Plan ahead this holiday season! Parties and social gatherings are a big part of the festive season. It can lead people to a choice – should you get behind the wheel after a few drinks? This tip, titled Impaired Driving, reminds you of the very real consequences of saying yes to that choice.
My husband made an interesting statement a while ago that really stuck with me. He said he felt the reason we still have so many people drinking and driving is because we allow them to make a judgement on whether or not they are impaired after they have had a drink.
Last week's column looked at the 24 hour prohibition from driving for all drivers who had a blood alcohol concentration (BAC) of 50 mg% or higher and were either the driver of or who had care and control of a vehicle on a highway or industrial road. This week we'll look at a special suspension that applies to drivers who are in the Graduated Licensing Program (GLP).
Could you please explain a 24-hour suspension of driving privileges? What exactly does this mean? A 24 hour driving prohibition is used when a police officer believes that a person is the driver of or has care and control of a motor vehicle on a highway or industrial road and their ability is impaired by alcohol or a drug.
I spoke to a woman this week who was upset at the way the police had handled the clearing of an out of control party at a residence. The officer had advised all the teens that they must leave immediately and would not listen to reasons for doing anything other than that. She was upset because this forced the teens to drive away from the party while impaired.
There has been an interesting discussion in a driving forum that I moderate on the internet in the past week. The initiator of that discussion wondered why he had been hassled by the police for driving when his blood alcohol level was less than the legal limit. He felt that a 24 hour prohibition was inappropriate when he "only blew a warning."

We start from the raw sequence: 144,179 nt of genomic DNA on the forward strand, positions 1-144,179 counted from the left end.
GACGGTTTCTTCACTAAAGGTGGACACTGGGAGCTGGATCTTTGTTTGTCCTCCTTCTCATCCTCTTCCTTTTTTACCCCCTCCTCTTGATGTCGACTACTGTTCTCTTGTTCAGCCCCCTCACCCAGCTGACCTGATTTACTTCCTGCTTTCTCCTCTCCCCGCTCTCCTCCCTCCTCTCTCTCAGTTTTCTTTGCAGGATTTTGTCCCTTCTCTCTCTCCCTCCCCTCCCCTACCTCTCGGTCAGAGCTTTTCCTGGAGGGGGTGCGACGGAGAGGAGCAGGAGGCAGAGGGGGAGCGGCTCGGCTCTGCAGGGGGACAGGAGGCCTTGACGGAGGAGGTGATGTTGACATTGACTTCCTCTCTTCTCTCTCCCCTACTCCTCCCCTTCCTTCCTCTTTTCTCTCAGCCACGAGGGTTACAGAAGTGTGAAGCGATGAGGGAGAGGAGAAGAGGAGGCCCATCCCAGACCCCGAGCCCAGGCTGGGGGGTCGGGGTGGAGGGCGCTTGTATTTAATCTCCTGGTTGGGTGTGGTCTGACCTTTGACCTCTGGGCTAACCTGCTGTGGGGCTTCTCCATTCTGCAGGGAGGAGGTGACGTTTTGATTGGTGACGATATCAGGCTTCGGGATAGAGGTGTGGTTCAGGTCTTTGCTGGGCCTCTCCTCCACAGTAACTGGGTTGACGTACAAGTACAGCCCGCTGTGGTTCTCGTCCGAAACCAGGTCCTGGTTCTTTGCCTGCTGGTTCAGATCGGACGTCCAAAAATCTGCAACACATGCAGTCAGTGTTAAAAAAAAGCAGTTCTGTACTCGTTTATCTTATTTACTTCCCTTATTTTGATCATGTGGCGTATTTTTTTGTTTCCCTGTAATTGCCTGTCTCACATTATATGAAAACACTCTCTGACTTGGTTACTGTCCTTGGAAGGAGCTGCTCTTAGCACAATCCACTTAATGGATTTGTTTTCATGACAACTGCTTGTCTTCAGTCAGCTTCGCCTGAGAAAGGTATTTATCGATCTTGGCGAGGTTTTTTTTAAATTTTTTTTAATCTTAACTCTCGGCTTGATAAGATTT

Is it reasonable to expect that you have alcohol in your body? That is all that it is necessary an officer to believe in order to demand that you supply a suitable sample of breath for an approved screening device. What happens to you after the analysis depends on the reading.
I recall stopping a driver shortly before lunchtime one day. He smelled strongly of stale liquor from a previous night's party. I asked him when he had last had a drink, anticipating using a screening device to test him at the roadside.
Whoosh! Here comes a car overtaking my cruiser at 144 km/h in the posted 110 km/h zone. It's dark at 11:30 pm and at that speed, any animal or object on the road won't be identified in time and a collision is almost sure to occur. This is only the beginning of the story.
Using alcohol helps drivers make poor decisions. Of course, the decision of importance to us all is "do I drive, or have I had too much?" This is a decision that should be simple, if you drink don't drive, and the law should reinforce that.